From: Erik van der Poel (firstname.lastname@example.org)
Date: Mon Jun 13 2005 - 15:06:27 CDT
>> 4. Obligatory ligatures MUST NOT be broken if the formatting rules
>> introduce no extra space between the affected characters, even
>> if this means some of the characters are rendered in the wrong
>> font or as part of the wrong visual element.
> Perhaps the spec could say that an implementation MAY honor such things
> as a color change (which may not be possible in current font
> technologies such as OpenType?)
It should be possible to implement multi-color obligatory ligatures by
creating 2 or more glyphs for each ligature, possibly with kerning. I
haven't checked to see whether any APIs can kern across runs or change
colors within a run, but that's a separate issue.
>> 5. Combining characters MUST be rendered as the combined grapheme
>> cluster if the system is capable of rendering the combination,
>> even if this means some of the characters are rendered in the
>> wrong font or as part of the wrong visual element. The combined
>> grapheme cluster SHOULD be rendered as part of the base
>> character's element, or, in the case of combining jamos, the
>> initial character's element.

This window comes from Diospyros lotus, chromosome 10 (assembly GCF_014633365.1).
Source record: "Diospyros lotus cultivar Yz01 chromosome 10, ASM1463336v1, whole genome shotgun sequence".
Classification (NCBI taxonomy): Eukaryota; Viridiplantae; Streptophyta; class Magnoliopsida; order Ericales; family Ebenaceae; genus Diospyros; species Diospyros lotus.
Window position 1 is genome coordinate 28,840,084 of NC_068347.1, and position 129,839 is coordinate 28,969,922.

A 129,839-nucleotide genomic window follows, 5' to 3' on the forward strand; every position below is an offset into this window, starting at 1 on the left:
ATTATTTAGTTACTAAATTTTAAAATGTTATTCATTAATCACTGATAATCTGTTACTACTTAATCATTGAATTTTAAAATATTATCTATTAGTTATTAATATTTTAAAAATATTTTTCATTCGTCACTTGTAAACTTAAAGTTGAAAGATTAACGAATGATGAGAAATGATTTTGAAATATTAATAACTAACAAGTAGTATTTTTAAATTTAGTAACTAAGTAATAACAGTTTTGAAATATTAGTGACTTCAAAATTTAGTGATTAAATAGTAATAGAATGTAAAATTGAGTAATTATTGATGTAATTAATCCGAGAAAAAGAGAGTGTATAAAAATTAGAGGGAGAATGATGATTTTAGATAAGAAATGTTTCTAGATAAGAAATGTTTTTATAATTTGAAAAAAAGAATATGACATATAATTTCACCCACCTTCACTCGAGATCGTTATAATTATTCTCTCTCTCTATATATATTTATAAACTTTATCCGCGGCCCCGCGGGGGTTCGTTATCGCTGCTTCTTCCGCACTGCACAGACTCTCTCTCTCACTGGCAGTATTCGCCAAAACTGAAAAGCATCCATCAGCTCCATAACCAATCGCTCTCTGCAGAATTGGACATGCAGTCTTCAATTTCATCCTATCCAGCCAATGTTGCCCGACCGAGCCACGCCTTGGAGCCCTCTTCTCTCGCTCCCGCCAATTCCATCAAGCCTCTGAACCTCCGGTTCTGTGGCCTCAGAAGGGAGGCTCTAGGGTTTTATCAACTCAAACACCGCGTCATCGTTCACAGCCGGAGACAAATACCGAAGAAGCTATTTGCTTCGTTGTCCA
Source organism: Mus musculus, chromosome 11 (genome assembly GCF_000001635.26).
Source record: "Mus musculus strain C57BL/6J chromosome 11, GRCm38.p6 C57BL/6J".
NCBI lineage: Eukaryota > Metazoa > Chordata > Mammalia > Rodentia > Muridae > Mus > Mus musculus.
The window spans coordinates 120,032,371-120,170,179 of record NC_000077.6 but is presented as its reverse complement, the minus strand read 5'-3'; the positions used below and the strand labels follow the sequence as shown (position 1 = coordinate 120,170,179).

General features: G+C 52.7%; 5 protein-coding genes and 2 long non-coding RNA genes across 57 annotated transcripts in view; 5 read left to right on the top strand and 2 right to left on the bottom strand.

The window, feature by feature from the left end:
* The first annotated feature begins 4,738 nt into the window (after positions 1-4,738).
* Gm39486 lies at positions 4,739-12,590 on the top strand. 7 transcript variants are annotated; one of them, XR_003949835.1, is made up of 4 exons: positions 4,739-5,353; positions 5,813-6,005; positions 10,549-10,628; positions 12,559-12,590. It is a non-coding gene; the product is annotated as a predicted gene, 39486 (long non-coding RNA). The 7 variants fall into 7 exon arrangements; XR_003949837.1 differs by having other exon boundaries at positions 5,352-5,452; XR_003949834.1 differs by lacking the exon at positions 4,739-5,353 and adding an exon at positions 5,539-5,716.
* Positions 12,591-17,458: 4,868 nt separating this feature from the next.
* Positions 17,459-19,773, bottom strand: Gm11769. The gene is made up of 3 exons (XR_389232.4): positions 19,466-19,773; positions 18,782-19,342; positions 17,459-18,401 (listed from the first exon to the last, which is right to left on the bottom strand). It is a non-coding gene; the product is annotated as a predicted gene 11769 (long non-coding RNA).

> Here again, shouldn't the style rules trump the Unicode rules?
> Otherwise, why should we even allow tags to be inserted between such
Perhaps tags would be inserted between such characters for reasons other
than style. I.e. some other semantic. So if there is no style change
across the tag(s), the characters should be combined and presented in
the usual way.
If there is a style change across the tag(s) but the implementation
cannot honor it, it's hard to say whether the author considers that
style change (e.g. color) to be more important than the normal
presentation of the character sequence.
We are talking about rather strange cases here, so the implementors
might not get around to implementing them soon even if the specs were
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